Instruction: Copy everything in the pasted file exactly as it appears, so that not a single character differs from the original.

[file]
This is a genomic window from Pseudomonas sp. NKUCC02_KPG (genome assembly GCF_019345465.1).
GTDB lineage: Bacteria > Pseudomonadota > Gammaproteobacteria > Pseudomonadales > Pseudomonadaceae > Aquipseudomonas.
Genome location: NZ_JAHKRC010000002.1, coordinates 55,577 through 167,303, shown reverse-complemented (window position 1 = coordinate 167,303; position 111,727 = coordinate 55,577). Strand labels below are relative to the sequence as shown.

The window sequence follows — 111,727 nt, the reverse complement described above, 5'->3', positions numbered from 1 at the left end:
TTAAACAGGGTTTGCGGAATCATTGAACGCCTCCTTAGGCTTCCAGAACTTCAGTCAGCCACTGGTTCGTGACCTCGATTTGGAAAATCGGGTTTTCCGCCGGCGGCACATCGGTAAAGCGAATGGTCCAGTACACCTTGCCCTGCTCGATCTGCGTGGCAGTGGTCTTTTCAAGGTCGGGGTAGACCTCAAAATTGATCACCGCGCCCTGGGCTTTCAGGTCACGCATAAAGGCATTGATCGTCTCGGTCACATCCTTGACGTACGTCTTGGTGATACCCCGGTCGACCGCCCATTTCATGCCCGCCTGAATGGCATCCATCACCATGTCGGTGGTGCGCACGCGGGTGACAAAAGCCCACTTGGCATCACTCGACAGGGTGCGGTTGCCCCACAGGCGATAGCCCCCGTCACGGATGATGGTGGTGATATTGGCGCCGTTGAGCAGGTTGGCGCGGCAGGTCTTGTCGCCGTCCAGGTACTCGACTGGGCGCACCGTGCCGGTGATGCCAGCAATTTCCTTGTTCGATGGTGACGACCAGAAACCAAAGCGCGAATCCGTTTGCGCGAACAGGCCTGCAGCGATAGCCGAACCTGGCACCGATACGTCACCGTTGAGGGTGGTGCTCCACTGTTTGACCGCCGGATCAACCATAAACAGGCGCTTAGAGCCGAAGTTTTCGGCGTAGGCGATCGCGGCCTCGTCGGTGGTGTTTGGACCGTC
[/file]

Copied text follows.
This is a genomic window from Pseudomonas sp. NKUCC02_KPG (genome assembly GCF_019345465.1).
GTDB lineage: Bacteria > Pseudomonadota > Gammaproteobacteria > Pseudomonadales > Pseudomonadaceae > Aquipseudomonas.
Genome location: NZ_JAHKRC010000002.1, coordinates 55,577 through 167,303, shown reverse-complemented (window position 1 = coordinate 167,303; position 111,727 = coordinate 55,577). Strand labels below are relative to the sequence as shown.

The window sequence follows — 111,727 nt, the reverse complement described above, 5'->3', positions numbered from 1 at the left end:
TTAAACAGGGTTTGCGGAATCATTGAACGCCTCCTTAGGCTTCCAGAACTTCAGTCAGCCACTGGTTCGTGACCTCGATTTGGAAAATCGGGTTTTCCGCCGGCGGCACATCGGTAAAGCGAATGGTCCAGTACACCTTGCCCTGCTCGATCTGCGTGGCAGTGGTCTTTTCAAGGTCGGGGTAGACCTCAAAATTGATCACCGCGCCCTGGGCTTTCAGGTCACGCATAAAGGCATTGATCGTCTCGGTCACATCCTTGACGTACGTCTTGGTGATACCCCGGTCGACCGCCCATTTCATGCCCGCCTGAATGGCATCCATCACCATGTCGGTGGTGCGCACGCGGGTGACAAAAGCCCACTTGGCATCACTCGACAGGGTGCGGTTGCCCCACAGGCGATAGCCCCCGTCACGGATGATGGTGGTGATATTGGCGCCGTTGAGCAGGTTGGCGCGGCAGGTCTTGTCGCCGTCCAGGTACTCGACTGGGCGCACCGTGCCGGTGATGCCAGCAATTTCCTTGTTCGATGGTGACGACCAGAAACCAAAGCGCGAATCCGTTTGCGCGAACAGGCCTGCAGCGATAGCCGAACCTGGCACCGATACGTCACCGTTGAGGGTGGTGCTCCACTGTTTGACCGCCGGATCAACCATAAACAGGCGCTTAGAGCCGAAGTTTTCGGCGTAGGCGATCGCGGCCTCGTCGGTGGTGTTTGGACCGTC